It has often been said that this event along with Carnival Road March is nothing but a Gay Pride Parade in the closet. However, the intense world class Voguing; the bright Pink (or was it Fushia) underwear worn by Lady Sellville; the Lesbian love shacks and the gang of male bodies with only a peppering of females reduced the closet to a stage prop of questionable significance. For those who argue about homophobia, intolerance and discrimination towards LGBTI folk Carnival and J’ouvert in particular (including the Kingston events this week Friday) are a study in the ability of Jamaicans to be tolerant.

Other Matters

For the Pink family, this event afforded us an opportunity to begin testing the waters with delivering our customer feedback surveys. The purpose of these surveys is to give you, the party consuming public the opportunity to speak your mind, tell it like it is and still keep your privacy.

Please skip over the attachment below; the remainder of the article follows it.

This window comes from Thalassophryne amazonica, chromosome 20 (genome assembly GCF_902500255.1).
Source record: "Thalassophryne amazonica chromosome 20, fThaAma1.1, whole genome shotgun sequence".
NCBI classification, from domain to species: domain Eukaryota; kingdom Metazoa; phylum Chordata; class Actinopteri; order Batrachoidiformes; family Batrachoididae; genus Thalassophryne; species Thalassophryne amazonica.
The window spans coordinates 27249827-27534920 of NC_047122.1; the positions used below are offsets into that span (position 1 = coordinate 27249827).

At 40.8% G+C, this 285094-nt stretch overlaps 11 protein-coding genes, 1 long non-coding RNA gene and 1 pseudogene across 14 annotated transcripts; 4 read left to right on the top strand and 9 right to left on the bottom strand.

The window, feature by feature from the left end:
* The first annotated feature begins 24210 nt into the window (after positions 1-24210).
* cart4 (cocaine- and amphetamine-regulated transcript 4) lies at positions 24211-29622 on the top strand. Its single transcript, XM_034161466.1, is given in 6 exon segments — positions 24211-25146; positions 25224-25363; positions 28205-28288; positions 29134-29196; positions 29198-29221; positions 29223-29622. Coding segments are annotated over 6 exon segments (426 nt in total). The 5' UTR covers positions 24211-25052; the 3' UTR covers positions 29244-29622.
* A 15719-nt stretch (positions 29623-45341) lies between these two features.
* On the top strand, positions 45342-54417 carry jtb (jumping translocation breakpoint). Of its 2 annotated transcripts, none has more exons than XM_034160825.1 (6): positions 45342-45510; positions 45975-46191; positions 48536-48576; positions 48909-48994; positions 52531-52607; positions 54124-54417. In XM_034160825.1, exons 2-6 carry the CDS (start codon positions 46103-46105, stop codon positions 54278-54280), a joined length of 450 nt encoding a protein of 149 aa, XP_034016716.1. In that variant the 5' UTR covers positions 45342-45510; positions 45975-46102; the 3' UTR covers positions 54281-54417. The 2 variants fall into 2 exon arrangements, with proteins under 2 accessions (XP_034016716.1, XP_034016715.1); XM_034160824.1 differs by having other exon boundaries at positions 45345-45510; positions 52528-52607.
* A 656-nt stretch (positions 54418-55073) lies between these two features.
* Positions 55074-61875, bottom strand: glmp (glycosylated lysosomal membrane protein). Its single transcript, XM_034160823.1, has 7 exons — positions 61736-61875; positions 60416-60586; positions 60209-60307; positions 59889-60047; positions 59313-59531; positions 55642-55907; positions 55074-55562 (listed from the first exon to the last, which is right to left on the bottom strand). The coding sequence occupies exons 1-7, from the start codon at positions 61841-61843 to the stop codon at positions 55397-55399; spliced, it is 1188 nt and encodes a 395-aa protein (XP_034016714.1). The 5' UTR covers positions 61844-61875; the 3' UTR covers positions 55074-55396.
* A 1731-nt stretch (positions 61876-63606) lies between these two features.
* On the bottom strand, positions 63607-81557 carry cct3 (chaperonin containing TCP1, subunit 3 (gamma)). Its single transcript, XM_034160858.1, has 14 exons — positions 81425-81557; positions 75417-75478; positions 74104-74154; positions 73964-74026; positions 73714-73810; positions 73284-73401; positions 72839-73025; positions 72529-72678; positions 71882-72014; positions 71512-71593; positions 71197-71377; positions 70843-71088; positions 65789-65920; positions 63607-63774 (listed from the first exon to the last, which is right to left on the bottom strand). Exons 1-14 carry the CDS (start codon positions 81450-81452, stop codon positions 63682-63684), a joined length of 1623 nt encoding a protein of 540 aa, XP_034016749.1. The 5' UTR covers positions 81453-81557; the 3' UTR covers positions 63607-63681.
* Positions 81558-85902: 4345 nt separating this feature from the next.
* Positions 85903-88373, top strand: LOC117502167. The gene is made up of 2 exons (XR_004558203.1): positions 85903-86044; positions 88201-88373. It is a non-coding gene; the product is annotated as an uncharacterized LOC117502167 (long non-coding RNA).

Whilst responses to this poll were particularly low, respondents were unanimous in giving their approval to this event. Notably only one Deggeh Deggeh Soul felt that the event was only worth the cover charge.

Selah

So How good was Tokyo Dash?

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Tanya Stephens Cries Shame whilst Elon Parkinson questions Homophobia Rationale!!

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CVM LIVEat7

In an initial reaction to a CVM TV Live at 7 Online poll, Reggae/Dancehall Super star Tanya Stephens posted on her Facebook profile Shame on You Jamaica!! Shame on you !!!. The online poll had asked the question: should the Charter of Rights have included Rights for Gays and Lesbians? The results showed that 23% of respondents supported inclusion of Rights for Gays and Lesbians whilst an overwhelming majority, 77% felt that such rights were unnecessary.